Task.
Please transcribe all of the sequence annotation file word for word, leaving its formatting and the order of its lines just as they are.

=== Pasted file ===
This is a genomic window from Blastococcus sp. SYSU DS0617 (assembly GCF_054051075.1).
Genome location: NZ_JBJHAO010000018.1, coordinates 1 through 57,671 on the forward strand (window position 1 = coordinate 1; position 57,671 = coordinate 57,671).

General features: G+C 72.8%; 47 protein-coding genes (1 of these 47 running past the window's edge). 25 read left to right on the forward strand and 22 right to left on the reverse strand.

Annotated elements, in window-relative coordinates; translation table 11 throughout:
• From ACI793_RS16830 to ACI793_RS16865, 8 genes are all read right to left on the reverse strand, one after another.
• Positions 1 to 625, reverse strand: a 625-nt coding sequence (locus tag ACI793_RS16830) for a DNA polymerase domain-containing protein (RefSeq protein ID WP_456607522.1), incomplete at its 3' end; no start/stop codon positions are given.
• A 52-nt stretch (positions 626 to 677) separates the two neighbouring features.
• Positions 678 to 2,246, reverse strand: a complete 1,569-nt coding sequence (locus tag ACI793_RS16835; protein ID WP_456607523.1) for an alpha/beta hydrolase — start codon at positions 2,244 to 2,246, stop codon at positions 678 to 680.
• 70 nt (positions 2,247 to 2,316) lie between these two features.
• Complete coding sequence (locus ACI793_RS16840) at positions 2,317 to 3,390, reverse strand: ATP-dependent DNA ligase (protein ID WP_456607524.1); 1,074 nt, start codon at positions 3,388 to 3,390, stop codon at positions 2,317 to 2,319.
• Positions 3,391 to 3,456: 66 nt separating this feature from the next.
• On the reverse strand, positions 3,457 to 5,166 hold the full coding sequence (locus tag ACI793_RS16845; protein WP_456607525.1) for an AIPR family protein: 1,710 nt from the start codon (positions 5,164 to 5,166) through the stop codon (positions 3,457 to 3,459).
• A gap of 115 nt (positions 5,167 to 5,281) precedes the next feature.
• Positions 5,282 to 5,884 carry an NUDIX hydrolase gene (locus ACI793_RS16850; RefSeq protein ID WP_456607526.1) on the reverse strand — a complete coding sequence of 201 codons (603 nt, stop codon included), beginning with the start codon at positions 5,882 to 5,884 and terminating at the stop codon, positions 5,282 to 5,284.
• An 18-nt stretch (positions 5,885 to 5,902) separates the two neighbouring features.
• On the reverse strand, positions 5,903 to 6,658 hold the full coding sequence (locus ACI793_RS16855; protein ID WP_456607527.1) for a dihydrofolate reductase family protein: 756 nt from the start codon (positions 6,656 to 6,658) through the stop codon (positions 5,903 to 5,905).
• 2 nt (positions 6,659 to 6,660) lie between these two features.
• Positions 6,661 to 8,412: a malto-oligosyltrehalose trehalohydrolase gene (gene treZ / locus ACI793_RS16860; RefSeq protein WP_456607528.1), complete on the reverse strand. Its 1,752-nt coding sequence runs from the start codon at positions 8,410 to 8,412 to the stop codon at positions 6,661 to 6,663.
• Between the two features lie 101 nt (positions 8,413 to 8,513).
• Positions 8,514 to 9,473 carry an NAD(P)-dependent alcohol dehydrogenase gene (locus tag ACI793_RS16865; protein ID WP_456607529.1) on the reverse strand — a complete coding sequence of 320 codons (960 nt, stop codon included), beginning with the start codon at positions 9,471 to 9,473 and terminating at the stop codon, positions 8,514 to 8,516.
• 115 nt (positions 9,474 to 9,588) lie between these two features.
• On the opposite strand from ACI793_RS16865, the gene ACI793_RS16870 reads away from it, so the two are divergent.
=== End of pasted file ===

This is a genomic window from Blastococcus sp. SYSU DS0617 (assembly GCF_054051075.1).
Genome location: NZ_JBJHAO010000018.1, coordinates 1 through 57,671 on the forward strand (window position 1 = coordinate 1; position 57,671 = coordinate 57,671).

General features: G+C 72.8%; 47 protein-coding genes (1 of these 47 running past the window's edge). 25 read left to right on the forward strand and 22 right to left on the reverse strand.

Annotated elements, in window-relative coordinates; translation table 11 throughout:
• From ACI793_RS16830 to ACI793_RS16865, 8 genes are all read right to left on the reverse strand, one after another.
• Positions 1 to 625, reverse strand: a 625-nt coding sequence (locus tag ACI793_RS16830) for a DNA polymerase domain-containing protein (RefSeq protein ID WP_456607522.1), incomplete at its 3' end; no start/stop codon positions are given.
• A 52-nt stretch (positions 626 to 677) separates the two neighbouring features.
• Positions 678 to 2,246, reverse strand: a complete 1,569-nt coding sequence (locus tag ACI793_RS16835; protein ID WP_456607523.1) for an alpha/beta hydrolase — start codon at positions 2,244 to 2,246, stop codon at positions 678 to 680.
• 70 nt (positions 2,247 to 2,316) lie between these two features.
• Complete coding sequence (locus ACI793_RS16840) at positions 2,317 to 3,390, reverse strand: ATP-dependent DNA ligase (protein ID WP_456607524.1); 1,074 nt, start codon at positions 3,388 to 3,390, stop codon at positions 2,317 to 2,319.
• Positions 3,391 to 3,456: 66 nt separating this feature from the next.
• On the reverse strand, positions 3,457 to 5,166 hold the full coding sequence (locus tag ACI793_RS16845; protein WP_456607525.1) for an AIPR family protein: 1,710 nt from the start codon (positions 5,164 to 5,166) through the stop codon (positions 3,457 to 3,459).
• A gap of 115 nt (positions 5,167 to 5,281) precedes the next feature.
• Positions 5,282 to 5,884 carry an NUDIX hydrolase gene (locus ACI793_RS16850; RefSeq protein ID WP_456607526.1) on the reverse strand — a complete coding sequence of 201 codons (603 nt, stop codon included), beginning with the start codon at positions 5,882 to 5,884 and terminating at the stop codon, positions 5,282 to 5,284.
• An 18-nt stretch (positions 5,885 to 5,902) separates the two neighbouring features.
• On the reverse strand, positions 5,903 to 6,658 hold the full coding sequence (locus ACI793_RS16855; protein ID WP_456607527.1) for a dihydrofolate reductase family protein: 756 nt from the start codon (positions 6,656 to 6,658) through the stop codon (positions 5,903 to 5,905).
• 2 nt (positions 6,659 to 6,660) lie between these two features.
• Positions 6,661 to 8,412: a malto-oligosyltrehalose trehalohydrolase gene (gene treZ / locus ACI793_RS16860; RefSeq protein WP_456607528.1), complete on the reverse strand. Its 1,752-nt coding sequence runs from the start codon at positions 8,410 to 8,412 to the stop codon at positions 6,661 to 6,663.
• Between the two features lie 101 nt (positions 8,413 to 8,513).
• Positions 8,514 to 9,473 carry an NAD(P)-dependent alcohol dehydrogenase gene (locus tag ACI793_RS16865; protein ID WP_456607529.1) on the reverse strand — a complete coding sequence of 320 codons (960 nt, stop codon included), beginning with the start codon at positions 9,471 to 9,473 and terminating at the stop codon, positions 8,514 to 8,516.
• 115 nt (positions 9,474 to 9,588) lie between these two features.
• On the opposite strand from ACI793_RS16865, the gene ACI793_RS16870 reads away from it, so the two are divergent.